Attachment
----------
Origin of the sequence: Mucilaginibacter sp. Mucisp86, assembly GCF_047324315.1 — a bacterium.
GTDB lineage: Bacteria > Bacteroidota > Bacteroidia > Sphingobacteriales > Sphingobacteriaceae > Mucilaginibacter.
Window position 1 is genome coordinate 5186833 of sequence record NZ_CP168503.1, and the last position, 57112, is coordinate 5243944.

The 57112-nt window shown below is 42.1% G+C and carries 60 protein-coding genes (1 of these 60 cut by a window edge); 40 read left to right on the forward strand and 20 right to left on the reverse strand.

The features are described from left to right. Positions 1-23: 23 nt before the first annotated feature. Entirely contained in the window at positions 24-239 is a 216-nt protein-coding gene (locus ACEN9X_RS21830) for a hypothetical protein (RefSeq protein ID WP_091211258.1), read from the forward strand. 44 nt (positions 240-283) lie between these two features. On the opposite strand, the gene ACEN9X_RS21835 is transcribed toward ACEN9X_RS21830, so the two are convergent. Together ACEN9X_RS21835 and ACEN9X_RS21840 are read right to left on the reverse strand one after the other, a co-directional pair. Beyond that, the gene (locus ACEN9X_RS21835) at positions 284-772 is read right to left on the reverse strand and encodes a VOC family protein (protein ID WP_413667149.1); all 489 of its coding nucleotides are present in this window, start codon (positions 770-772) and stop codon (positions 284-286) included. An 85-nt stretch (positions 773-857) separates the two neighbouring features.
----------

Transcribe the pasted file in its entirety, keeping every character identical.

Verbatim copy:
Origin of the sequence: Mucilaginibacter sp. Mucisp86, assembly GCF_047324315.1 — a bacterium.
GTDB lineage: Bacteria > Bacteroidota > Bacteroidia > Sphingobacteriales > Sphingobacteriaceae > Mucilaginibacter.
Window position 1 is genome coordinate 5186833 of sequence record NZ_CP168503.1, and the last position, 57112, is coordinate 5243944.

The 57112-nt window shown below is 42.1% G+C and carries 60 protein-coding genes (1 of these 60 cut by a window edge); 40 read left to right on the forward strand and 20 right to left on the reverse strand.

The features are described from left to right. Positions 1-23: 23 nt before the first annotated feature. Entirely contained in the window at positions 24-239 is a 216-nt protein-coding gene (locus ACEN9X_RS21830) for a hypothetical protein (RefSeq protein ID WP_091211258.1), read from the forward strand. 44 nt (positions 240-283) lie between these two features. On the opposite strand, the gene ACEN9X_RS21835 is transcribed toward ACEN9X_RS21830, so the two are convergent. Together ACEN9X_RS21835 and ACEN9X_RS21840 are read right to left on the reverse strand one after the other, a co-directional pair. Beyond that, the gene (locus ACEN9X_RS21835) at positions 284-772 is read right to left on the reverse strand and encodes a VOC family protein (protein ID WP_413667149.1); all 489 of its coding nucleotides are present in this window, start codon (positions 770-772) and stop codon (positions 284-286) included. An 85-nt stretch (positions 773-857) separates the two neighbouring features.